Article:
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The Global Carbon Project was formed to assist the international science community to establish a common, mutually agreed knowledge base supporting policy debate and action to slow the rate of increase of greenhouse gases in the atmosphere.

The growing realization that anthropogenic climate change is a reality has focused the attention of the scientific community, policymakers and the general public on the rising concentration of greenhouse gases, especially carbon dioxide (CO2) in the atmosphere, and on the carbon cycle in general. Initial attempts, through the United Nations Framework Convention on Climate Change and its Kyoto Protocol, are underway to slow the rate of increase of greenhouse gases in the atmosphere. These societal actions require a scientific understanding of the carbon cycle, and are placing increasing demands on the international science community to establish a common, mutually agreed knowledge base to support policy debate and action.

The Global Carbon Project is responding to this challenge through a shared partnership between the International Geosphere-Biosphere Programme (IGBP), the International Human Dimensions Programme on Global Environmental Change (IHDP), the World Climate Research Programme (WCRP) and Diversitas. This partnership constitutes the Earth Systems Science Partnership (ESSP).



The scientific goal of the Global Carbon Project is to develop a complete picture of the global carbon cycle, including both its biophysical and human dimensions together with the interactions and feedbacks between them. This will be:

  • Patterns and Variability: What are the current geographical and temporal distributions of the major pools and fluxes in the global carbon cycle?
  • Processes and Interactions: What are the control and feedback mechanisms - both anthropogenic and non-anthropogenic - that determine the dynamics of the carbon cycle?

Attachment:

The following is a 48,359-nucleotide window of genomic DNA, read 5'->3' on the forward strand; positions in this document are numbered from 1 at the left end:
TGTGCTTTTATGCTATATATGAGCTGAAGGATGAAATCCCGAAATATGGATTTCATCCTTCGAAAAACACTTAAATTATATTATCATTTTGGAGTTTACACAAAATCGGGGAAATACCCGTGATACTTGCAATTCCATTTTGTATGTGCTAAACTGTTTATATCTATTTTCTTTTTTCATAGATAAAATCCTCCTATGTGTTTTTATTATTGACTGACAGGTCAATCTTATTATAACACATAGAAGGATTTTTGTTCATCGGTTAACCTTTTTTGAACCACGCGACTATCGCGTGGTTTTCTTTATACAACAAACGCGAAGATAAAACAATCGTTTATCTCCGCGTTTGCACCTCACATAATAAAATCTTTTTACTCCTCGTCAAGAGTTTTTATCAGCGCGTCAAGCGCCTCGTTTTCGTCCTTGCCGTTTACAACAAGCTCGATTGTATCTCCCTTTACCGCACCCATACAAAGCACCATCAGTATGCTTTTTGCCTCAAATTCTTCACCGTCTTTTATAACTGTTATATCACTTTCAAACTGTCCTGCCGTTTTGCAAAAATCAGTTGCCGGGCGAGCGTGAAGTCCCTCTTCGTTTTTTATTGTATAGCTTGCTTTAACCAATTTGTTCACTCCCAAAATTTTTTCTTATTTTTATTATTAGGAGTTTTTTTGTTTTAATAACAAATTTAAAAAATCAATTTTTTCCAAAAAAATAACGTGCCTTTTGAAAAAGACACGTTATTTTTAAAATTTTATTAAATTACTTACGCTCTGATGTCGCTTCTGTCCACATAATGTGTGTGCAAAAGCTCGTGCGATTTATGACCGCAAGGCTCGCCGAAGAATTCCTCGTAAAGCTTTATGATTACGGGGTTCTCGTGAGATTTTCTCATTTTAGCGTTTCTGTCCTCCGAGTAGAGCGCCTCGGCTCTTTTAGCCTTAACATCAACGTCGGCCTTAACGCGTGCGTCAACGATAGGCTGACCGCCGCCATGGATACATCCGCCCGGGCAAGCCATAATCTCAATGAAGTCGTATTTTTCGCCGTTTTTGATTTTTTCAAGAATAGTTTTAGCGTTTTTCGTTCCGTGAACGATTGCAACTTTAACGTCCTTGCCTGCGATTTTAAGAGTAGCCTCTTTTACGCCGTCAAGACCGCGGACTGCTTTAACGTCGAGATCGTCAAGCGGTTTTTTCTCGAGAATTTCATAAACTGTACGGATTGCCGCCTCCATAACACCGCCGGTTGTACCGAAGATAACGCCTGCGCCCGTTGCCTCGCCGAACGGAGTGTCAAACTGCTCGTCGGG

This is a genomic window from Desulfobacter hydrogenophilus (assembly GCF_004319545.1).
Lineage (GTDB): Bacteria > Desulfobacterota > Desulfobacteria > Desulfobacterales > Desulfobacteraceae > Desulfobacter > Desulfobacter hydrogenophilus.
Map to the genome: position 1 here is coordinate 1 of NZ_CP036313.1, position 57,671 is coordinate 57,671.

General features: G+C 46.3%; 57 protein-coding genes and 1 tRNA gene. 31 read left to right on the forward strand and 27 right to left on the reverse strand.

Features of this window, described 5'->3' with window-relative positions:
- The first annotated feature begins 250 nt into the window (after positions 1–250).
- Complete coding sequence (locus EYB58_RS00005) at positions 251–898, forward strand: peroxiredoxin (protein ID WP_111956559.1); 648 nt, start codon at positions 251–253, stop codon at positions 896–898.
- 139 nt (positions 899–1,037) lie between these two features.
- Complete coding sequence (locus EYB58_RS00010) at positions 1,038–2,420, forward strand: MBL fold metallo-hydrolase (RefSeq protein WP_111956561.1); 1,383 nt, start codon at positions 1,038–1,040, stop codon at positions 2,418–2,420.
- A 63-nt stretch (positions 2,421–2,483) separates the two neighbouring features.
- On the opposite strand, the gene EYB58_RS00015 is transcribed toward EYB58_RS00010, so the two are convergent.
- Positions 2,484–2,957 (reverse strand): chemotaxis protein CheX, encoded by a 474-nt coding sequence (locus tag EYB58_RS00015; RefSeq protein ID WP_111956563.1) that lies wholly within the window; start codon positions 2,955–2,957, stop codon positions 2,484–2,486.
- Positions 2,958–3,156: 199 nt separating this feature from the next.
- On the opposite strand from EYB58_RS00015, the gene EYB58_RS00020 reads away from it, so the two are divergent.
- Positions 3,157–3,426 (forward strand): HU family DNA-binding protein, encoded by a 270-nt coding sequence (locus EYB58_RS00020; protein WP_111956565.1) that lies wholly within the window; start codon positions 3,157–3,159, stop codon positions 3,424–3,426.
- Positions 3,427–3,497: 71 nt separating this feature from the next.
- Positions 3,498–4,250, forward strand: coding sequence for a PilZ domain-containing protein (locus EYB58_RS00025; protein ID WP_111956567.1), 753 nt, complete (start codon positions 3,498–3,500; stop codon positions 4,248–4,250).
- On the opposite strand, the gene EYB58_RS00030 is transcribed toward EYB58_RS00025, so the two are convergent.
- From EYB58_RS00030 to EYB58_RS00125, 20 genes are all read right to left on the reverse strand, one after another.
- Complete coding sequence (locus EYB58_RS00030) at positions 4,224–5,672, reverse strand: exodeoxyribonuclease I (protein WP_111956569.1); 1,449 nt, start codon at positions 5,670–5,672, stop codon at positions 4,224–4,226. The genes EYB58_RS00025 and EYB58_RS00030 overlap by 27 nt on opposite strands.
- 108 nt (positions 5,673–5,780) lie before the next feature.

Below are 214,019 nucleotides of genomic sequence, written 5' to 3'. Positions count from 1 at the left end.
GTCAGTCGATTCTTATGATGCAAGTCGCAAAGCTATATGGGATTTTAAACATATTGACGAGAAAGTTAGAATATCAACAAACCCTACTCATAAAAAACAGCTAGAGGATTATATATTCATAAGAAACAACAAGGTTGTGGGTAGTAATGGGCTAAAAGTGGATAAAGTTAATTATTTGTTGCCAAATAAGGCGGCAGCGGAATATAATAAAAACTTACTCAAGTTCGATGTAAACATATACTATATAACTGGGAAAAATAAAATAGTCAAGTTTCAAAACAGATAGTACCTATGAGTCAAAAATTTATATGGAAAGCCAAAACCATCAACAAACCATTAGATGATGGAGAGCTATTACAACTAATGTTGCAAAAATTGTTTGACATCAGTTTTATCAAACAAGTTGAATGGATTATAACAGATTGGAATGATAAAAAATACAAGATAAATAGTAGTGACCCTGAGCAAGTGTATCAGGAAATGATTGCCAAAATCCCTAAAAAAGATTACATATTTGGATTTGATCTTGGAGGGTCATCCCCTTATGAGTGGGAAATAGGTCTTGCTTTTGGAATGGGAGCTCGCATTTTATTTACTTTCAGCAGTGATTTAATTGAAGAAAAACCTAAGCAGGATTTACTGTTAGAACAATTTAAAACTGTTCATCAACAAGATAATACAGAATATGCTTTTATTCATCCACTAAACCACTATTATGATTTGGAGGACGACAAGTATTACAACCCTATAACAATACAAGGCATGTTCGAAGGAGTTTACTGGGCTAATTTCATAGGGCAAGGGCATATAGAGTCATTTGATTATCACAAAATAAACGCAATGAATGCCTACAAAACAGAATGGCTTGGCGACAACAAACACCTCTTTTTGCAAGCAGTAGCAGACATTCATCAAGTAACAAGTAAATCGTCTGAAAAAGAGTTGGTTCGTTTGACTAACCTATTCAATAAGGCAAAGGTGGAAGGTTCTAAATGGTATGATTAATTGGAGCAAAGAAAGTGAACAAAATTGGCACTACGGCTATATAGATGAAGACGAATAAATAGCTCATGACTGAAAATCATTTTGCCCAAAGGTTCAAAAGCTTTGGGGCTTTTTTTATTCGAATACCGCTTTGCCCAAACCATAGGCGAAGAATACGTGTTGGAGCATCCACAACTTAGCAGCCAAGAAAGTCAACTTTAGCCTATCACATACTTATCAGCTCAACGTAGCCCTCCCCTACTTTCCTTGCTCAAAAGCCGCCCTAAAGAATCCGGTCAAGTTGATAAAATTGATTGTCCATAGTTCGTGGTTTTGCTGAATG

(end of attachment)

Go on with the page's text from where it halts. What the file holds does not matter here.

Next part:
• Carbon Management: What are the dynamics of the carbon-climate-human system into the future, and what points of intervention and windows of opportunity exist for human societies to manage this system?

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  1. To develop a research framework for integration of the biogeochemical, biophysical and human components of the global carbon cycle, including the development of data-model fusion schemes, and design of cost effective observational and research networks.
  2. To synthesize current understanding of the global C cycle and provide rapid feedback to the research and policy communities, and general public.
  3. To develop tools and conceptual frameworks to couple the biophysical and human dimensions of the carbon cycle.
  4. To provide a global coordinating platform for regional/national carbon programs to improve observation network design, data standards, information and tools transfer, and timing of campaigns and process-based experiments.
  5. To strengthen the broad carbon research programs of nations and regions, and those of more disciplinary projects in IGBP, IHDP, WCRP, and IGCO through better coordination, articulation of goals, and development of conceptual frameworks.
  6. To develop a small number of new research initiatives that are feasible within a 3-5 year time framework on difficult and highly interdisciplinary problems of the carbon cycle.
  7. To foster new carbon research in regions (e.g., tropical Asia) that will provide better constrains of continental and global carbon budgets through promoting partnerships between institutions and exchange visits.


10 Years of Activity

The Global Carbon Project (GCP) was established in 2001 in recognition of the scientific challenge and critical importance of the carbon cycle for Earth's sustainability. Ten years on, the GCP continues to work with the international community to lead and promote a coordinated research effort. The brochure "10 Years of Advancing Knowledge on the Global Carbon Cycle and its Management" summarises some of the achievements of these first ten years.

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